The original recipe for this came from a Russian/Phillipino family. What makes it utterly fantastic is the use of the ginger as a vegetable rather than just a spice. It’s one of the best sweet and sours we’ve ever had and Corinne loves it. Ingredients […]
Many Indian and East Asian recipes use a garam masala. Your choice of masala can greatly influence the taste of a dish. Here’s a simple garam masala recipe that works great with most curries. Ingredients 6 heaped tablespoons coriander seeds 6 heaped tablespoons cumin seeds […]
Originally from a restaurant in Birmingham, I’ve modified this recipe from a chicken balti recipe.
If you want to use chicken rather than prawn, use a skinned and deboned chicken breast cut into 1″ cubes, but add it between steps 4 and 5 and make sure it is cooked through completely before serving.
- 2 tablespoons vegetable oil
- 1 medium tomato , chopped
- 1 small onion, finely chopped
- 1 tablespoon ginger and garlic puree
- 10 medium prawns, shelled and deveined, tail on if desired
- 1 teaspoon paprika
- 1 teaspoon dried fenugreek leaves
- 1 teaspoon cumin
- 1 teaspoon turmeric
- pinch of salt
- 1/8 teaspoon garam masala
- 2 small chopped chillies
- 1 tablespoon fresh coriander, chopped
- Heat a wok, frying pan over medium-high heat. When hot, add the oil and chopped onion and fry until translucent and soft.
- Add the chopped tomato and stir for 2 minutes, combining.
- Add the ginger and garlic paste and stir for a minute.
- Add the turmeric, paprika and chopped chillies and stir for a minute.
- Pouring in 200ml water or fish/vegetable stock and add the salt, cumin, garam masala and the fenugreek.
- Add the prawns and simmer for about 7 minutes. Add a touch more water/stock if needed but balti are meant to be quite dry and eaten with Naan bread.
- Serve sprinkled with chopped coriander.
Depending on where you’re from or which dialect of Arabic you choose to use, it’s basically a casserole pot. We went hunting with Mum and Dad trying to find a Tagen, as Mum uses a Moroccan-style one at home, which has a conical lid. There […]
It’s always been hard to find a decent Indian meal in Hurghada. Now it’s almost impossible as the Indian restaurant in the Marina has now shut down. I’ve been gradually building up my collection of herbs and spices, with the assistance of friends returning from […]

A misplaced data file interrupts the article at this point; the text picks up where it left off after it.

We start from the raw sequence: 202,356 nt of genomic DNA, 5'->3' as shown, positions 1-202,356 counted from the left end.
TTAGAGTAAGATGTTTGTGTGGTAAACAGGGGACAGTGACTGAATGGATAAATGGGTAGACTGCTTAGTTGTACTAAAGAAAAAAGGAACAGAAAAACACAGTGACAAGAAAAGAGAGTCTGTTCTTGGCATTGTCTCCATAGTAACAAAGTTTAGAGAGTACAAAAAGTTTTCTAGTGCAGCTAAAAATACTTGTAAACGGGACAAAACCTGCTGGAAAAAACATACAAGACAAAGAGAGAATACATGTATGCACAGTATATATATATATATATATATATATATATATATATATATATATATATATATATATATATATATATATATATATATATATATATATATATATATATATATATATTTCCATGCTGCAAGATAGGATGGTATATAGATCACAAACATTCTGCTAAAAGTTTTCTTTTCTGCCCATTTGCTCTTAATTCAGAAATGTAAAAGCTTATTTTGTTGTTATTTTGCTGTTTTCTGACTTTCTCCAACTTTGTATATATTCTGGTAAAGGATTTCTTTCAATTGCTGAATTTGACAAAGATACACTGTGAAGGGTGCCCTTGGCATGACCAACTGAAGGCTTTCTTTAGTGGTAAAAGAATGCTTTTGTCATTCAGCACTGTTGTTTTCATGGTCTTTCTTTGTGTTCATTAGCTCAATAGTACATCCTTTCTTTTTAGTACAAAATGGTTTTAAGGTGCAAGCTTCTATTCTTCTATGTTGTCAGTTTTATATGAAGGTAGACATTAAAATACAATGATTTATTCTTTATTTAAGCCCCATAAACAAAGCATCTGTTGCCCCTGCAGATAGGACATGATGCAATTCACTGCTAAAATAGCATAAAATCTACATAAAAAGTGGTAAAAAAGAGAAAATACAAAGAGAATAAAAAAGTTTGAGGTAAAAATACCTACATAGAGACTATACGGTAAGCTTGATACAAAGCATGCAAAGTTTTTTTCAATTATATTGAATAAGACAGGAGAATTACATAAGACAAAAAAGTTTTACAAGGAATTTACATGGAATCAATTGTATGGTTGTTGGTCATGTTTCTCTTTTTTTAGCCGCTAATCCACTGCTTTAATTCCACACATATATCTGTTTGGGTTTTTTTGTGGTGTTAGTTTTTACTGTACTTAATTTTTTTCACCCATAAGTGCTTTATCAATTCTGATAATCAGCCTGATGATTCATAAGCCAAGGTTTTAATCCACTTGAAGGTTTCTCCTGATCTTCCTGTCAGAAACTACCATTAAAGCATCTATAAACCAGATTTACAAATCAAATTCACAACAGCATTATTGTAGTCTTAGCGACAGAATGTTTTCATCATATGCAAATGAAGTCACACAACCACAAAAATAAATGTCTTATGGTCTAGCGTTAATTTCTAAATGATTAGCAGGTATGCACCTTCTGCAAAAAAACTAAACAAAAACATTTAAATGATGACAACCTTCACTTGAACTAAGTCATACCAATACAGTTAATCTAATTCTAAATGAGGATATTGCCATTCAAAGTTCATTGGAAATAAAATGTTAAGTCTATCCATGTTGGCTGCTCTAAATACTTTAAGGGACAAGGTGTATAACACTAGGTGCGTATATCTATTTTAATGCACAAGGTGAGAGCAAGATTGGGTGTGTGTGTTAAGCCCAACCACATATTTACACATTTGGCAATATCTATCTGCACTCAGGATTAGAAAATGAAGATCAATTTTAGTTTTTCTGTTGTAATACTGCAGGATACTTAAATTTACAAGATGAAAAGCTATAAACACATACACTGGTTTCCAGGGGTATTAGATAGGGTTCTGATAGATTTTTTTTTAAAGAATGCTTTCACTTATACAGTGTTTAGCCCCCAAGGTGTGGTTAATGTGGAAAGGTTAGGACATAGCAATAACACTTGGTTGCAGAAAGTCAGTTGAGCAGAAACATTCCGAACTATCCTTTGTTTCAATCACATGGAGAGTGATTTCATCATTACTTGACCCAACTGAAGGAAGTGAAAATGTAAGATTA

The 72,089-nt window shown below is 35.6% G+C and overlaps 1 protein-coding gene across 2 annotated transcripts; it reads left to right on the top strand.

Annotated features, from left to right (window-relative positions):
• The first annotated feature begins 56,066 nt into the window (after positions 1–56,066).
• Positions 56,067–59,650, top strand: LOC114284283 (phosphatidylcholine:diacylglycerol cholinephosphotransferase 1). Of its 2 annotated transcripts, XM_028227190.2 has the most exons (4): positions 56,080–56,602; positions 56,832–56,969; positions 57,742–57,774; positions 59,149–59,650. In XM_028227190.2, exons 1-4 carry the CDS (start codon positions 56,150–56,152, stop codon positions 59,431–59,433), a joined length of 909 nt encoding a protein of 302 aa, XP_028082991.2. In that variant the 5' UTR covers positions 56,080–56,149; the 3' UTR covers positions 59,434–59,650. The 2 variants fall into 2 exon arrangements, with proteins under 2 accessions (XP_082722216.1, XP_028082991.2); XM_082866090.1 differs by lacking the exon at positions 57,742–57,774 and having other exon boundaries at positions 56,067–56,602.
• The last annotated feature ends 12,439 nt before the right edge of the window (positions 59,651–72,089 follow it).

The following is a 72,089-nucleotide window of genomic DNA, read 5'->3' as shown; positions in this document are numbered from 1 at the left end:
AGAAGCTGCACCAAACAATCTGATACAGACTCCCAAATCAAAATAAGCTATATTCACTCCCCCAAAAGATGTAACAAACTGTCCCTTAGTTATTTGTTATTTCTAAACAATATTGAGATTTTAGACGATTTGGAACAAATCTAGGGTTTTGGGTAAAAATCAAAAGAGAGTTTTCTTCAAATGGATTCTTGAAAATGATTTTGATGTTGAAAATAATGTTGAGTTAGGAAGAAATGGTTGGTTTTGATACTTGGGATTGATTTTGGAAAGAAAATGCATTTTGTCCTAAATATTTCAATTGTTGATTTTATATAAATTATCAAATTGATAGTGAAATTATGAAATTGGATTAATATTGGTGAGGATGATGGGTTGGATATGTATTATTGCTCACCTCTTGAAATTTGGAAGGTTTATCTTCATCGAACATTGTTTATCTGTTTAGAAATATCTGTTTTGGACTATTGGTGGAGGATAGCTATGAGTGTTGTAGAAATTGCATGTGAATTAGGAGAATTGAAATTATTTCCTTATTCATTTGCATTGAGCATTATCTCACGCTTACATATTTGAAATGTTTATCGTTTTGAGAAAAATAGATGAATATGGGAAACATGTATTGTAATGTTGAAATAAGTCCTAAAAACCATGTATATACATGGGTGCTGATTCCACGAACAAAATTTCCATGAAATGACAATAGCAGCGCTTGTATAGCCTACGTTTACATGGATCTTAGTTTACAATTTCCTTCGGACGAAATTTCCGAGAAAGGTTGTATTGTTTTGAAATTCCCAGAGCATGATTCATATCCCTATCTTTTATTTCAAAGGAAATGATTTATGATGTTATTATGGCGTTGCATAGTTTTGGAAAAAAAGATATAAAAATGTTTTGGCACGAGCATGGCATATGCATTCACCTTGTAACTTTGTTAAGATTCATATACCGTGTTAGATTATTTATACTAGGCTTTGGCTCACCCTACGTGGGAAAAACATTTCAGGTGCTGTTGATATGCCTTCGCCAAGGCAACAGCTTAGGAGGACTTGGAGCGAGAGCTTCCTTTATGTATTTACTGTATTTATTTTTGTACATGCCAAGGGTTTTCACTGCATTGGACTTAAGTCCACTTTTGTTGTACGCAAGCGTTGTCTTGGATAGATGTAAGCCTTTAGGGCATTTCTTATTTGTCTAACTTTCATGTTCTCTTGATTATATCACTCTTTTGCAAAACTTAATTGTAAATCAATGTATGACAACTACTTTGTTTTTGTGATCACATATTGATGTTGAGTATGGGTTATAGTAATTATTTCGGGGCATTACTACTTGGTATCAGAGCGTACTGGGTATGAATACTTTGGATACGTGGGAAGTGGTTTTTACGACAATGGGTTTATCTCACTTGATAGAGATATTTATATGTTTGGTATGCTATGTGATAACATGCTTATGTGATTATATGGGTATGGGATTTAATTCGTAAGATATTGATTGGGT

As we’re not travelling around at the moment, I thought I’d share our experiences with food in Egypt and around the world.
There are many challenges when cooking abroad, such as not being able to obtain the necessary ingredients, different names for different things, seasonal variations. All of this makes it fun to improvise and modify recipes as required.
One of our favourite tips here is with fresh herbs. Coriander, Parsley, Dill and Mint are the four regularly available herbs here, and are around 1 LE for 2 bunches. Left to their own devices, they will wilt and dry out within the day (during the summer). Placed in the fridge you may get 3 days out of them.
We’ve found a way to prolong the life of these herbs, and the trick also works with spinach and rocket as well.
After buying the herbs, we wash them and then chop the bottom of the stems off. With Coriander, this gives the bonus of retaining the roots, which we freeze for future use in tagens, curry sauces etc. We then wrap a piece of folded kitchen towel around the bottom of the stems and place them in a bowl (homemade here, from the sliced-off bottom of a water bottle). Add a couple of millimetres of water into this, then place the bowl and herbs into a small plastic bag. We use bags that we have been given when we buy groceries from the local shops. Tie the handles of the bag loosely and put the result in the door of the fridge.
We then have easy-to-access fresh herbs that stay fresh for much longer. Sometimes as long as two weeks!
Anyway, we hope you enjoy our ramblings.